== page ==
By Joseph Ax and Edith Honan
NEW YORK (Reuters) - A New Jersey judge on Friday ordered state officials to allow same-sex couples to marry starting October 21, saying the current civil union system unfairly deprives them of federal benefits available to married couples.
Judge Mary Jacobson in Mercer County Superior Court in Trenton issued the order, making New Jersey the first state to lift a ban on gay marriage as a result of the U.S. Supreme Court's decision in June to strike down the federal law defining marriage as between a man and a woman.
"Same-sex couples must be allowed to marry in order to obtain equal protection of the law under the New Jersey constitution," she wrote.
A spokesman for New Jersey Governor Chris Christie indicated the state would appeal but did not say whether it would seek a stay to stop the ruling from taking effect.
Hayley Gorenberg of Lambda Legal, one of the attorneys for the gay couples who brought the lawsuit, said they would fight the appeal "every step of the way."
If Jacobson's decision stands, New Jersey would become the 14th state to permit gay marriage. It is also legal in the District of Columbia.
The ruling highlights, once again, the shifting legal and social landscape when it comes to gay marriage. Polls have shown increasing public support for same-sex marriage, and civil rights groups have prevailed at a number of courthouses across the country. Ten years ago, no U.S. states permitted gay marriage.
On Friday, Exxon Mobil Corp said same-sex spouses would be eligible for company benefits in light of the Supreme Court's decision to strike down the federal Defense of Marriage Act in June.
An Illinois judge also ruled on Friday that lawsuits challenging the state's civil unions could move ahead, rejecting an attempt by several county clerks to have them dismissed.
Opponents of same-sex marriage reacted angrily to the New Jersey ruling, saying such an emotionally fraught issue should be left up to a voter referendum.
"It's another example of judicial activism on steroids. It's absurd," said Brian Brown, head of the National Organization for Marriage, a group that believes marriage should be defined as a union between one man and one woman.
Last year, Christie vetoed a gay marriage bill passed by the Democrat-controlled state legislature. Lawmakers have until the end of the year to override the veto, but it is not clear that the majority has enough votes. Christie, considered a frontrunner for the 2016 Republican presidential nomination, has called for a referendum to decide the issue.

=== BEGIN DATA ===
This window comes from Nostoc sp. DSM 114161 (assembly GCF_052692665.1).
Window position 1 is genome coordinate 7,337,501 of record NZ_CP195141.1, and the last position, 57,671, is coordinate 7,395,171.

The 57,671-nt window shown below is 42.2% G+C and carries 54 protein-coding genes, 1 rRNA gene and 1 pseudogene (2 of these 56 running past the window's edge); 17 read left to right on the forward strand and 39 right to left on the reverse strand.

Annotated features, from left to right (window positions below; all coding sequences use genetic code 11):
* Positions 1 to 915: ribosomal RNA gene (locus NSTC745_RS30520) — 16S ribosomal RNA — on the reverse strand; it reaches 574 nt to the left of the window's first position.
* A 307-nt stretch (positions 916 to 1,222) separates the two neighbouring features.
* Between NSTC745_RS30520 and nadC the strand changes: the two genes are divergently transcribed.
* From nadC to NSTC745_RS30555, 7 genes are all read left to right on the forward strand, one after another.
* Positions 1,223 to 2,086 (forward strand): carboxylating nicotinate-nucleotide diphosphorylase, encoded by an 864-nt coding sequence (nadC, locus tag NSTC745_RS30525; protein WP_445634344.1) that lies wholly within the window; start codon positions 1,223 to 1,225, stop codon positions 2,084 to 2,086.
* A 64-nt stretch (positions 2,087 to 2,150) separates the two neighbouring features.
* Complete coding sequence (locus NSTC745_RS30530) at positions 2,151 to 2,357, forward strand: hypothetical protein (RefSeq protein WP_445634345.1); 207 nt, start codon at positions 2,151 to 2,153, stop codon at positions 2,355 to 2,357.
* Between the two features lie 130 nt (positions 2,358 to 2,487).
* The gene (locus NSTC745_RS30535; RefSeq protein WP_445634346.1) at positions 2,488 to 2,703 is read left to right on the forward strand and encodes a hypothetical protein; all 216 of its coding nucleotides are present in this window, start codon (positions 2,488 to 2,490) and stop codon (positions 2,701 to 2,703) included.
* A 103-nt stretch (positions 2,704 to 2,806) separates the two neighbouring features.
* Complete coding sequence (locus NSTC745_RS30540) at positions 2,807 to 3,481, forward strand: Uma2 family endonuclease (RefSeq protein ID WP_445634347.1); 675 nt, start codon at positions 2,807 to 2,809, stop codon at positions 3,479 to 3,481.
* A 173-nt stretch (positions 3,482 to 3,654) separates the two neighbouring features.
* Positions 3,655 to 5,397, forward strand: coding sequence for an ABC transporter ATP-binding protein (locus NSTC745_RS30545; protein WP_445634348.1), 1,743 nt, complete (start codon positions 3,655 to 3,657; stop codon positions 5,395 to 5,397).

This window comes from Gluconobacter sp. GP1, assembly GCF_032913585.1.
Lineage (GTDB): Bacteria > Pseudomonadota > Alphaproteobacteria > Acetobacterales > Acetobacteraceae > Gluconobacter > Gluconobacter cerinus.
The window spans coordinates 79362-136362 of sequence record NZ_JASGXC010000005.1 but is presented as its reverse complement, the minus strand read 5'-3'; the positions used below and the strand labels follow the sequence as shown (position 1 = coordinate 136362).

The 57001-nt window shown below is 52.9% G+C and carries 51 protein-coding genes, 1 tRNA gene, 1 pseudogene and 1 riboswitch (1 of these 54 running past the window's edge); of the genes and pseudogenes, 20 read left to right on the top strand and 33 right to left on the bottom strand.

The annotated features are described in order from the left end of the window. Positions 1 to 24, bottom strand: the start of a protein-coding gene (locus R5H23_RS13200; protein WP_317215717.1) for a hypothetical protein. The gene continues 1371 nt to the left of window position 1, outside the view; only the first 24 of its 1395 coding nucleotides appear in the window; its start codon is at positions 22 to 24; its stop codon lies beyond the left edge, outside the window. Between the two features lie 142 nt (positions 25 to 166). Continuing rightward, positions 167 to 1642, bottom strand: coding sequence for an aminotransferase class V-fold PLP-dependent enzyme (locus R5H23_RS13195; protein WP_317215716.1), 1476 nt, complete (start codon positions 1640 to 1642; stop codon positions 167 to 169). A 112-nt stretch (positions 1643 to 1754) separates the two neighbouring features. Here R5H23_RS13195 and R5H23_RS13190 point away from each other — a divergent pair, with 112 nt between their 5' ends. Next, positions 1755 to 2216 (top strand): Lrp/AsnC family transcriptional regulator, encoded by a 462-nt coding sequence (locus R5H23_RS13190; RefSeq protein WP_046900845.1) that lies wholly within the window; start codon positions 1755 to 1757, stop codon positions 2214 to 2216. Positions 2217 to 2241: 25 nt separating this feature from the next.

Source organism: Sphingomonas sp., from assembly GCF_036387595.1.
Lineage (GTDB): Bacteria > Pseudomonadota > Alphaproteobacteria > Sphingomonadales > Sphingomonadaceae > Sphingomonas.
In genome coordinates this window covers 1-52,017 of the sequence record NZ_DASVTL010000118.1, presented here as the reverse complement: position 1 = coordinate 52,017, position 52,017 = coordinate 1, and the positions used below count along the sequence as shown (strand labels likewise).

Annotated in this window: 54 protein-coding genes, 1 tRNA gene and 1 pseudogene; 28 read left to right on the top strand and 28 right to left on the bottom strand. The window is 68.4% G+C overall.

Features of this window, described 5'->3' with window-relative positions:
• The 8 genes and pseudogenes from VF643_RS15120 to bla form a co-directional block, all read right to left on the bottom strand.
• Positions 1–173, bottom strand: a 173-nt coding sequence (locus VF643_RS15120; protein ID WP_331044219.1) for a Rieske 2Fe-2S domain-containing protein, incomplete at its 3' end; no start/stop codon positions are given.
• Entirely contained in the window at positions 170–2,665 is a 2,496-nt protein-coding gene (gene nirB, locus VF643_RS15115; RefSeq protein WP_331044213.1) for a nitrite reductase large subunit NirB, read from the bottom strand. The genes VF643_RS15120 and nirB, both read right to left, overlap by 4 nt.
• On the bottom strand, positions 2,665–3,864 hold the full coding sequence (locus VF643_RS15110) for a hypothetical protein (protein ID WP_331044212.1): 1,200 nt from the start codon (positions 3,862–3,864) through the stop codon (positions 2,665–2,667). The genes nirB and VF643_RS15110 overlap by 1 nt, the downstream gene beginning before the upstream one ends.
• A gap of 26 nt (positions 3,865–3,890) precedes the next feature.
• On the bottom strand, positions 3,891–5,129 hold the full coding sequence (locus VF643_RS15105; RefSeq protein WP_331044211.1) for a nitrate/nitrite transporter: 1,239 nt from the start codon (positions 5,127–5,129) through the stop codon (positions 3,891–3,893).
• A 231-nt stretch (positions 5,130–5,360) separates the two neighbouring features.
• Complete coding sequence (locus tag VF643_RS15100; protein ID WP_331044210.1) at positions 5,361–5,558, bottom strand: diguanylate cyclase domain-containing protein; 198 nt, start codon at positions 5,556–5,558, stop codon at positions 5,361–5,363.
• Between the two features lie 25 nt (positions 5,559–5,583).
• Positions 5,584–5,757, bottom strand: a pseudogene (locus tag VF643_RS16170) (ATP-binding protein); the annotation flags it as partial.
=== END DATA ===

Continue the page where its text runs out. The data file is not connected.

New Jersey gay rights groups immediately vowed on Friday to continue to press for an override vote. The appeals process is likely to last well into next year.
Across the country, the U.S. Supreme Court's ruling that gay married couples must receive the same federal benefits, such as tax breaks, granted to heterosexual couples has emboldened advocates, who are pursuing lawsuits in federal as well as state courts.
"One of those cases is going to get to the Supreme Court sometime in the next few years," said James Esseks, who oversees gay rights advocacy for the American Civil Liberties Union.
New Jersey's civil union law, however, was especially ripe for a challenge because the state's Supreme Court already ruled in 2006 that same-sex couples were entitled to the same rights as heterosexual married couples. That led the legislature to create civil unions as a way of ensuring equal treatment.
Friday's ruling was part of a long legal battle over the state's civil union law. When the Supreme Court invalidated the Defense of Marriage Act, however, the same-sex couples in New Jersey went back to court, arguing that civil unions could not guarantee equal rights because of the gap in federal benefits.
In a 53-page opinion, Jacobson agreed, stating that New Jersey same-sex couples in civil unions are now missing out on federal benefits they would otherwise be entitled to as a result of the Supreme Court's action.
"These couples are now denied benefits solely as a result of the label placed upon them by the state," she wrote.
(Editing by Paul Thomasch and Gunna Dickson)